Carlisle Fire Company Featured at Sunrise Seminar

 

The 2014 Non-Profit Organization of the Year, Carlisle Fire Company was featured at the Chamber of Commerce of Greater Milford Sunrise Seminar for November. Fire Chief, Duane Fox talked to those in attendance about the fire company and offered tips on keeping businesses and homes safe.

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Chief Duane Fox pictured with Jeff Sanders, Harrington Raceway and Casino

According to Chief Fox, there are only three paid fire companies in Delaware, two of which are military and the third in Wilmington. Carlisle Fire Company is volunteer, although they do have paid staff that operate the ambulance. The fire company was incorporated in 1802 and is named after Paris T. Carlisle, a member who died in World War I.

Chief Fox said he was fire chief from 1995 to 1997 and returned to the office after his children were grown. He said that when he was chief just 15 years ago, the company ran between 285 and 300 fire calls as well as around 2,000 ambulance calls. This year, with almost two months left, the company has already run over 400 fire calls and it is anticipated that they will run more than 5,000 ambulance calls. These numbers are putting a strain on the volunteer company as, although there are 100 members on the books, only 25 to 30 are active members.

The company accepts members at the age of 14, although Chief Fox would like to see it changed to 16. When they started accepting members at 14, members that young could be trained at the Delaware State Fire School, but now the Fire School requires trainees to be 15½. He says they will accept members from 14 until “almost dead.” He also explained that there for those who do not want to fight fires, there are other volunteer opportunities.

According to Chief Fox, the fire company is a multi-million dollar business. The last fire truck they purchased cost $500,000. They are currently looking at replacing their ladder truck and estimates are coming in at well over $1,000,000. Therefore, the company needs volunteers who understand financial matters, equipment maintenance and other behind-the-scenes duties.

In addition, Chief Fox said that he would encourage business owners to discuss volunteering for the fire company with their employees if they are looking for volunteer opportunities. He also said that many of the calls come in during the day when there are few people available for fires. He asked that business owners talk to employees to learn if they are volunteer firefighters and consider giving them the time off to fight fires or work at accident scenes.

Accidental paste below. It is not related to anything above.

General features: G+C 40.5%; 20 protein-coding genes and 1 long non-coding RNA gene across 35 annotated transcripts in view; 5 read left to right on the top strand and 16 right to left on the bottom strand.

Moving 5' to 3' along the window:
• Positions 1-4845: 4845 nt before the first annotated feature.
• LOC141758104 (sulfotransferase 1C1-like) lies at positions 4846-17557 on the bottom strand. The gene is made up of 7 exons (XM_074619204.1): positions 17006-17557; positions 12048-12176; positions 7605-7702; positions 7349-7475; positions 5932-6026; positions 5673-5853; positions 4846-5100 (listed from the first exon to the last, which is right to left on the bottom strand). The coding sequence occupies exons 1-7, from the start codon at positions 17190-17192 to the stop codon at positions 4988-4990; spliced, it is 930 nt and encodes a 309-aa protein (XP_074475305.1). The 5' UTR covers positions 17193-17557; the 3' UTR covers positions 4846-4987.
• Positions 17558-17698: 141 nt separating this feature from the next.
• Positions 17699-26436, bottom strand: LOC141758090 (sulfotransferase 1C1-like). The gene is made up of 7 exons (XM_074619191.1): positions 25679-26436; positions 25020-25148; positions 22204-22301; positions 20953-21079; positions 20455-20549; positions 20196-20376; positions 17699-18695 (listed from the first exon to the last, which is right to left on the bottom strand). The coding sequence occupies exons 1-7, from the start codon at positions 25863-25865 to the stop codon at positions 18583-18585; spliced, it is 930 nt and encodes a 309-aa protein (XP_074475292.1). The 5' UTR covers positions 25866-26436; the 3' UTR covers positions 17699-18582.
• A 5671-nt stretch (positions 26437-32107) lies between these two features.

One program that Chief Fox wanted to make people aware of was the Knox Box Program. A Knox Box is a safe that attaches to the side of a building that contains a key to the business that only the fire company has the ability to open. This allows the fire department to enter a building if the automatic alarm goes off when the building is not occupied. He explained that the fire company could only open boxes that were within their fire district. For example, if the Harrington Raceway, who was in attendance at the seminar, had a lockbox, his key would not open it, but Harrington Fire Company’s would.

Chief Fox explained that if an alarm went off in the middle of the night, he had two choices. He could use the key in the box so that the owner did not have to get out of bed in the middle of the night and bring him one, open the building, check it out, and if he found nothing, he could lock the door and go write his report. His second choice was to bring the big fire truck with the shiny tools, break open the door, check out the building, but if he found nothing, he was not going to be able to lock the door when he left because it would be damaged. He also reminded businesses that had the Knox Box installed to be sure the key inside was the current key, as sometimes when personnel changed, locks were also changed. He said that the fire company, at one time, had the boxes that they sold at cost to those who wanted to install them.

Chief Fox discussed the Smart911 program as well as ordinances for smoke detector requirements. He pointed out that a smoke detector was only necessary when you were asleep because when you were awake, you could detect smoke or fire. Therefore, he suggested that smoke detectors be placed in every bedroom and on each level of the home, including the basement.

CCGM holds a Sunrise Seminar every month and features an interesting guest speaker at each. Members who attend are provided a free breakfast and anyone who arrives prior to 7:45 AM places a business card in a drawing for a five-minute presentation on the products or services their business offers at the start of the meeting. In addition, members who bring guests are given a “goodie” bag of gifts. For more information on promoting your business and networking, or to learn more about Sunrise Seminars, contact CCGM at 302-422-3344.

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